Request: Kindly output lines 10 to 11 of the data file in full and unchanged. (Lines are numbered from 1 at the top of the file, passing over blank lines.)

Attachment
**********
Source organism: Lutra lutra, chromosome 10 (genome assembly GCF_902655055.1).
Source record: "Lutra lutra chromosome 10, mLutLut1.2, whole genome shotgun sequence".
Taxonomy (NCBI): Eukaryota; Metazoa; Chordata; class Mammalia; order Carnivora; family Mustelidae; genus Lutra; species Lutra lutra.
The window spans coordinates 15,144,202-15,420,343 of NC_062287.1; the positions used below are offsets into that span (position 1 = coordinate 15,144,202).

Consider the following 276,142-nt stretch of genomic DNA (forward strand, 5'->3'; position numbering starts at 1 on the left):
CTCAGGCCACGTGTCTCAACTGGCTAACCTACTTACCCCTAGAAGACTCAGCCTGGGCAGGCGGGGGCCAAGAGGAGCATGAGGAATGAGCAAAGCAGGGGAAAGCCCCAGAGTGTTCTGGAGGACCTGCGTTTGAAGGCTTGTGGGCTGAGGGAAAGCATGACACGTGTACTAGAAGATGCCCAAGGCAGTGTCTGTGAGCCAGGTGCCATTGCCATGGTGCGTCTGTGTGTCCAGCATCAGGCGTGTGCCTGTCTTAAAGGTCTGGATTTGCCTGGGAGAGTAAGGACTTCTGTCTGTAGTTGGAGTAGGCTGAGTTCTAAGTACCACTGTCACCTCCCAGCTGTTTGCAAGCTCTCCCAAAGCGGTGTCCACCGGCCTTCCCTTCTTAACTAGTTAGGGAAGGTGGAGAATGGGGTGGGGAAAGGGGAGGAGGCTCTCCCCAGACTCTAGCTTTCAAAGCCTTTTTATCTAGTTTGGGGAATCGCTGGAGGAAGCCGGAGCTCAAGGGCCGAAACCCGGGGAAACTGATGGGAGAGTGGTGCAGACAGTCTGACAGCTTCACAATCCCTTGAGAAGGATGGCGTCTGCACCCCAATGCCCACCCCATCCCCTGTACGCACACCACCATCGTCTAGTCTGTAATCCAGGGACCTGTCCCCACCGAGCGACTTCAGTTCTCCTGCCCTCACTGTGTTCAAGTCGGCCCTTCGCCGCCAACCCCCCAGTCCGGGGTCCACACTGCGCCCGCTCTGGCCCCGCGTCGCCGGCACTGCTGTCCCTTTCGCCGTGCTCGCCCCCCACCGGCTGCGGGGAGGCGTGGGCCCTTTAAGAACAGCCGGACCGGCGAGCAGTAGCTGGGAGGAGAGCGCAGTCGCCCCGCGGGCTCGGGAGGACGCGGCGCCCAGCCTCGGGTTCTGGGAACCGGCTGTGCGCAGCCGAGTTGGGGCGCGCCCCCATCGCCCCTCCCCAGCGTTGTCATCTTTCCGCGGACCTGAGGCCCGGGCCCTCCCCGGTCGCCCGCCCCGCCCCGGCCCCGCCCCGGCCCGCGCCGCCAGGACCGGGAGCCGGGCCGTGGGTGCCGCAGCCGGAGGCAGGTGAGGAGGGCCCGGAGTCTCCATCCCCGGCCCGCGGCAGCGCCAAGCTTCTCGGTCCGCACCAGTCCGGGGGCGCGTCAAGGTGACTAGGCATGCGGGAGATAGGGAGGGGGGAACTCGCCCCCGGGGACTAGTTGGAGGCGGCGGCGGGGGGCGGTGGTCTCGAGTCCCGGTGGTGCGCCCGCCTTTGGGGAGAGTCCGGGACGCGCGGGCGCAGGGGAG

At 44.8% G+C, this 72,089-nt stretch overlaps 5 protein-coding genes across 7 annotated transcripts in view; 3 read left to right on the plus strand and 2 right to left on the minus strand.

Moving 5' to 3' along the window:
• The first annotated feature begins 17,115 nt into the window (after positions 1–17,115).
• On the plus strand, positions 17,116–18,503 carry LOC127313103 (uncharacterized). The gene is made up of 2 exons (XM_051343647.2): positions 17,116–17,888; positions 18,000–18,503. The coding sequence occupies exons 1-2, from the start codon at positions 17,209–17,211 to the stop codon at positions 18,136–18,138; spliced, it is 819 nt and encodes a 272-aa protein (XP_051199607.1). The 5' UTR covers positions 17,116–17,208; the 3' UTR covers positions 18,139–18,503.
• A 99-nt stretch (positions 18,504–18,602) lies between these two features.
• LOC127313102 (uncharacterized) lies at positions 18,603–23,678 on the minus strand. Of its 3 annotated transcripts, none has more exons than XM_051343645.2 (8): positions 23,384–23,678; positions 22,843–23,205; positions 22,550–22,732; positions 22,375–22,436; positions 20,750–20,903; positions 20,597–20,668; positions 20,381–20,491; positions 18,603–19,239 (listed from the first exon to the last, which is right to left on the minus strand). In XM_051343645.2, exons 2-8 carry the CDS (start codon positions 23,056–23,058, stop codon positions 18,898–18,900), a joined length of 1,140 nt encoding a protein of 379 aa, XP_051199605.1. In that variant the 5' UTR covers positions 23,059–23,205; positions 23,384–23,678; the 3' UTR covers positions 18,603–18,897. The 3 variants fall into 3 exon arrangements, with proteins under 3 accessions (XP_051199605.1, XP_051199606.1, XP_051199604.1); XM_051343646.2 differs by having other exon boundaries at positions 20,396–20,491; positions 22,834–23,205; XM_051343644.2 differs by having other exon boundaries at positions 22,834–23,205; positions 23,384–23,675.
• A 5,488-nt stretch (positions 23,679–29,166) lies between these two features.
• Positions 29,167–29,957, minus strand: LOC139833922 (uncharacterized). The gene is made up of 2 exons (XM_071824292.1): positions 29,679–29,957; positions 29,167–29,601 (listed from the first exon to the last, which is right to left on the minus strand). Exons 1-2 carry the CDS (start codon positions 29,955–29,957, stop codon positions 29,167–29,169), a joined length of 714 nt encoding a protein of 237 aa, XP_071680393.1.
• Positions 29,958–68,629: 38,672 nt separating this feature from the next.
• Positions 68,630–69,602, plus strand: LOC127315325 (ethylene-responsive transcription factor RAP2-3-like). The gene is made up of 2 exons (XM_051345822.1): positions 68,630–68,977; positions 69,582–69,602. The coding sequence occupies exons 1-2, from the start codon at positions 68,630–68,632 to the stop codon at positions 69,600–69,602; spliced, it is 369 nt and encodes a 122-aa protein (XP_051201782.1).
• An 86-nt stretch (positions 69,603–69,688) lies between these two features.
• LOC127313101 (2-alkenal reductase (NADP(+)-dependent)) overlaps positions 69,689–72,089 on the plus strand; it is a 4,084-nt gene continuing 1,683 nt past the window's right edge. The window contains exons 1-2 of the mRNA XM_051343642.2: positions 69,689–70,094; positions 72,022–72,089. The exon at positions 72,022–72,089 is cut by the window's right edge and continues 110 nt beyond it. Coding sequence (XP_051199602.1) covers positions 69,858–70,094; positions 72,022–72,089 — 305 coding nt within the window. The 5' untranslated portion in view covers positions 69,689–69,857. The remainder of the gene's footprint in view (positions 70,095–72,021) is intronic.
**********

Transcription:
• On the plus strand, positions 17,116–18,503 carry LOC127313103 (uncharacterized). The gene is made up of 2 exons (XM_051343647.2): positions 17,116–17,888; positions 18,000–18,503. The coding sequence occupies exons 1-2, from the start codon at positions 17,209–17,211 to the stop codon at positions 18,136–18,138; spliced, it is 819 nt and encodes a 272-aa protein (XP_051199607.1). The 5' UTR covers positions 17,116–17,208; the 3' UTR covers positions 18,139–18,503.
• A 99-nt stretch (positions 18,504–18,602) lies between these two features.